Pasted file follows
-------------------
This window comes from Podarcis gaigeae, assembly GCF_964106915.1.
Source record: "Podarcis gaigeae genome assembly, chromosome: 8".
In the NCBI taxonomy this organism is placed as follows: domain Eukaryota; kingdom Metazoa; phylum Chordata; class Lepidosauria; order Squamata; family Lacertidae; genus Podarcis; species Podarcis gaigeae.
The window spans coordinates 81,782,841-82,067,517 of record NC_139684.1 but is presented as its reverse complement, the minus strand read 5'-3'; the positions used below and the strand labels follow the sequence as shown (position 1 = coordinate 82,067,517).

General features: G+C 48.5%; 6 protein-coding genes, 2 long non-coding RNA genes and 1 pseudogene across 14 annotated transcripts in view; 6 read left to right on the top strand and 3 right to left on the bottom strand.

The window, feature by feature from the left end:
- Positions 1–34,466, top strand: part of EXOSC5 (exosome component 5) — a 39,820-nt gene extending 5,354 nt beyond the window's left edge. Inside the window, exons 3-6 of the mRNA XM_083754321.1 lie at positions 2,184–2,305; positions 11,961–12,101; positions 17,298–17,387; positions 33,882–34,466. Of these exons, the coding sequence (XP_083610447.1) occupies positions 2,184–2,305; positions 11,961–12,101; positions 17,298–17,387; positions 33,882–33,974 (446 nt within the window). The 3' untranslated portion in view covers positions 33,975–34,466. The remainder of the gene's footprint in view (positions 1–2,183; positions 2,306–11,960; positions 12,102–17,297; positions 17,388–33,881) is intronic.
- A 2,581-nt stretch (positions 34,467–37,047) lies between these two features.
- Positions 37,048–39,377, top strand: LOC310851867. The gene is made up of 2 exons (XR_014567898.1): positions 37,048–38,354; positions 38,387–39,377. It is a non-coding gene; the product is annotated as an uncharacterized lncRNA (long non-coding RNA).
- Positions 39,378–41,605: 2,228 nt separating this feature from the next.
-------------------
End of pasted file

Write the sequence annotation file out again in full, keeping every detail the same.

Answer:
This window comes from Podarcis gaigeae, assembly GCF_964106915.1.
Source record: "Podarcis gaigeae genome assembly, chromosome: 8".
In the NCBI taxonomy this organism is placed as follows: domain Eukaryota; kingdom Metazoa; phylum Chordata; class Lepidosauria; order Squamata; family Lacertidae; genus Podarcis; species Podarcis gaigeae.
The window spans coordinates 81,782,841-82,067,517 of record NC_139684.1 but is presented as its reverse complement, the minus strand read 5'-3'; the positions used below and the strand labels follow the sequence as shown (position 1 = coordinate 82,067,517).

General features: G+C 48.5%; 6 protein-coding genes, 2 long non-coding RNA genes and 1 pseudogene across 14 annotated transcripts in view; 6 read left to right on the top strand and 3 right to left on the bottom strand.

The window, feature by feature from the left end:
- Positions 1–34,466, top strand: part of EXOSC5 (exosome component 5) — a 39,820-nt gene extending 5,354 nt beyond the window's left edge. Inside the window, exons 3-6 of the mRNA XM_083754321.1 lie at positions 2,184–2,305; positions 11,961–12,101; positions 17,298–17,387; positions 33,882–34,466. Of these exons, the coding sequence (XP_083610447.1) occupies positions 2,184–2,305; positions 11,961–12,101; positions 17,298–17,387; positions 33,882–33,974 (446 nt within the window). The 3' untranslated portion in view covers positions 33,975–34,466. The remainder of the gene's footprint in view (positions 1–2,183; positions 2,306–11,960; positions 12,102–17,297; positions 17,388–33,881) is intronic.
- A 2,581-nt stretch (positions 34,467–37,047) lies between these two features.
- Positions 37,048–39,377, top strand: LOC310851867. The gene is made up of 2 exons (XR_014567898.1): positions 37,048–38,354; positions 38,387–39,377. It is a non-coding gene; the product is annotated as an uncharacterized lncRNA (long non-coding RNA).
- Positions 39,378–41,605: 2,228 nt separating this feature from the next.